Tasmania has released a ‘Safe Border Strategy’ ahead of the state’s reopening to low-risk jurisdictions.
Premier Peter Gutwein has revealed Tasmania remains on track to open to South Australia, Western Australia, the Northern Territory, Queensland, and the ACT as of 26 October.
Ahead of this date, the state has revealed its three-step strategy to reopening, which includes first allowing seasonal and FIFO workers to enter from non-affected regions under certain circumstances, then easing border restrictions to low-risk jurisdictions by late October.
For the final step, Public Health will provide ongoing advice on border restrictions with other jurisdictions, with further advice on Victoria and other current hot spots, by 1 December.
Premier Gutwein advised Tasmania continues to monitor the situation in NSW closely and will provide an update on 19 October on his state’s border arrangements with the state.
“I want to assure Tasmanians that the processes we will put in place at our borders will be sensible and robust,” he said in a statement.
Anyone travelling to Tasmania from low-risk jurisdictions will be required to register their travel and contact details before entering the state through a new ‘Tas E-Travel’ registration system.
The state’s government will be communicating more about how travellers can register through this system via the coronavirus.tas.gov.au website in coming weeks.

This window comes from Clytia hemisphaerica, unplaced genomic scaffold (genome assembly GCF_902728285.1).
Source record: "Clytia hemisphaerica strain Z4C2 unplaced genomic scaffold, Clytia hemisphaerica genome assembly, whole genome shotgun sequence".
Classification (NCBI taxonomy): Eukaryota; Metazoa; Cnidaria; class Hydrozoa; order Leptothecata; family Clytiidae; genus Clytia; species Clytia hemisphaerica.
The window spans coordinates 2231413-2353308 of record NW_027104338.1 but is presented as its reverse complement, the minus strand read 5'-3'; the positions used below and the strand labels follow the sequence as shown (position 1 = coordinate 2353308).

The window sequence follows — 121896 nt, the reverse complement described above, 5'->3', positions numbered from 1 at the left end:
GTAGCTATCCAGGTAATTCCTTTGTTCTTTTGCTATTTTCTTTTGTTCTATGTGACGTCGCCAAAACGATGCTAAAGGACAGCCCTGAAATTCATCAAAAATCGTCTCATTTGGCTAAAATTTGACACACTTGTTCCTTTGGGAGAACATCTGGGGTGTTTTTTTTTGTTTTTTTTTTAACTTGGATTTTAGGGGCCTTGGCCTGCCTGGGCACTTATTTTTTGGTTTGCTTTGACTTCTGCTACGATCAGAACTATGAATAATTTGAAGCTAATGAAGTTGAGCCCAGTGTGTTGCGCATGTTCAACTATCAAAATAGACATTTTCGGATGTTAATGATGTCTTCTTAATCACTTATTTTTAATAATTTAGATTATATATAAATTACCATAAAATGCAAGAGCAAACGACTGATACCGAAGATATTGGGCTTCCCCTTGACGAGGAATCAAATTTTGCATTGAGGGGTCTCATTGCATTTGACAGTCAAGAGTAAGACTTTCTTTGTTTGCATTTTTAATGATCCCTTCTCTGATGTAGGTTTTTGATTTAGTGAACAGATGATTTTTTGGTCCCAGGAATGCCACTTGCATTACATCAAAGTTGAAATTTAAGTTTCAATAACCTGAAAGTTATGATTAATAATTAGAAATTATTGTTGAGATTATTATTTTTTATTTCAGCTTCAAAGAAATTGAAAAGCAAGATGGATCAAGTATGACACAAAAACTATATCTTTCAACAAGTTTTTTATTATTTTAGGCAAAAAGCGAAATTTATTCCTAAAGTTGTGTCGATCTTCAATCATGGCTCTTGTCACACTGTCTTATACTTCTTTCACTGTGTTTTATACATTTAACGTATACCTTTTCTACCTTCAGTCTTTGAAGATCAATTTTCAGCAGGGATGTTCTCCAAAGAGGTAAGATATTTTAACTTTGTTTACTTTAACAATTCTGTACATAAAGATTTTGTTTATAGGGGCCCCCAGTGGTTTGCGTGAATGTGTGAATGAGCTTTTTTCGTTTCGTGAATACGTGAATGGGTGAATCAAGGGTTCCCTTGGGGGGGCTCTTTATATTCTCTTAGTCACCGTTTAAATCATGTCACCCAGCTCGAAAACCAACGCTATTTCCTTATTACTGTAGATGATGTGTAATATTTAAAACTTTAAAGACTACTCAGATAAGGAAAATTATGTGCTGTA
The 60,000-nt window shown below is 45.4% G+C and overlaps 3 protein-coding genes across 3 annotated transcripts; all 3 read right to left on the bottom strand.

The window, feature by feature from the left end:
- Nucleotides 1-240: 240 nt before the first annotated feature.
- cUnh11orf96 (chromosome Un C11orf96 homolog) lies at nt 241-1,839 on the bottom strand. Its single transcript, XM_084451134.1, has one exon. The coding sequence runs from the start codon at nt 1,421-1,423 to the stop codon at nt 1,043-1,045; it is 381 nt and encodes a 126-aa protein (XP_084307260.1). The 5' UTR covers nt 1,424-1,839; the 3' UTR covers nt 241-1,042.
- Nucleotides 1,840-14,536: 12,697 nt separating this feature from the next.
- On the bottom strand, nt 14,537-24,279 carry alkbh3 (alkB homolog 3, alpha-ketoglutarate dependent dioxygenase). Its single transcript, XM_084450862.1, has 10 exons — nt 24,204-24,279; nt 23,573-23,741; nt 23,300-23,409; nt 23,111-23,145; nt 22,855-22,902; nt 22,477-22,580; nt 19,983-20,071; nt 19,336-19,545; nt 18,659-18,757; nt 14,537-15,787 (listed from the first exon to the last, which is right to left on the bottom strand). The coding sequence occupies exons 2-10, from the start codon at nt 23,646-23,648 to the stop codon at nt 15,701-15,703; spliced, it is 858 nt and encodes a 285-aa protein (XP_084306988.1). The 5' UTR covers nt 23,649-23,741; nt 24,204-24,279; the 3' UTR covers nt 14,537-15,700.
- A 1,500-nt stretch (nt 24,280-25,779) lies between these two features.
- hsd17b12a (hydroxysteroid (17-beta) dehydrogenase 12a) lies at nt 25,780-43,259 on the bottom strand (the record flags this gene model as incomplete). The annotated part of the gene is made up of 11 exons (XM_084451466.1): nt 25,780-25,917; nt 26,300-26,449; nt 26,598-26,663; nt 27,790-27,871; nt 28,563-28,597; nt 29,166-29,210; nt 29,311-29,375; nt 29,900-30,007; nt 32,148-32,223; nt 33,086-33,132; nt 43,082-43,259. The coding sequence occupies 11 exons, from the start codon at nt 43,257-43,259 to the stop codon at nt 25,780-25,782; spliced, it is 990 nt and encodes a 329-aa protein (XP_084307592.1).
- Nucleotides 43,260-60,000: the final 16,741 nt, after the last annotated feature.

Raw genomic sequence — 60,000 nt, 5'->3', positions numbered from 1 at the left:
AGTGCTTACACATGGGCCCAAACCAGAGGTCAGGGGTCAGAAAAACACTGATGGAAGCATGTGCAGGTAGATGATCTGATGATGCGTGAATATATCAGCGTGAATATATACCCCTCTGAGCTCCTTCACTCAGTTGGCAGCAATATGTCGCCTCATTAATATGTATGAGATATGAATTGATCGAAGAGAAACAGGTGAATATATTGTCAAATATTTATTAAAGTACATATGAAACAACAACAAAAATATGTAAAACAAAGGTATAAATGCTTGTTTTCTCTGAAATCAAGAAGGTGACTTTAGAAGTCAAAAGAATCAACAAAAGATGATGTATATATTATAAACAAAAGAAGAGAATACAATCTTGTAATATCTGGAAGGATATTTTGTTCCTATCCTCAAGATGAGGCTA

Anyone who has spent time in high-risk areas will still have to apply to enter Tasmania through the ‘Good to Go’ system, with previous announcements from the government revealing fines of up to $16,800, or up to six months jail, could be handed to those who provide incorrect information.
There will be health screening for all arrivals to the state, including temperature checks and questions regarding whether they have any symptoms. Following health screening, those from low-risk areas who have symptoms will be requested to get a test and to isolate until the result is known.
When it comes to arrivals who visit Tasmania via the Spirit of Tasmania, travellers coming to Tassie from low-risk jurisdictions will need to transit directly through Victoria, only stopping for fuel.
Premier Gutwein said his government would constantly review the measures to ensure the state’s “capabilities are read as we move forward”, adding that while Tasmania’s border restrictions would be easing, now was not the time for complacency.
“As we move to implement Step 2 of our transition plan for our borders … it is more important now than ever to keep following the simple rules, so we can continue doing the things that we enjoy,” he said.
The news comes after Tasmania in August announced it would remain closed to mainland Australia until 1 December – a move that came before the new 26 October deadline – off the back of the release of a now successful travel voucher program.
That decision was made after the state quashed a plan to open “safe travel bubbles” with South Australia, the Northern Territory, and Western Australia from 7 August.
Featured image: Pool of Bethesda, Walls of Jerusalem National Park, Tasmania (source: iStock/Liam Preece)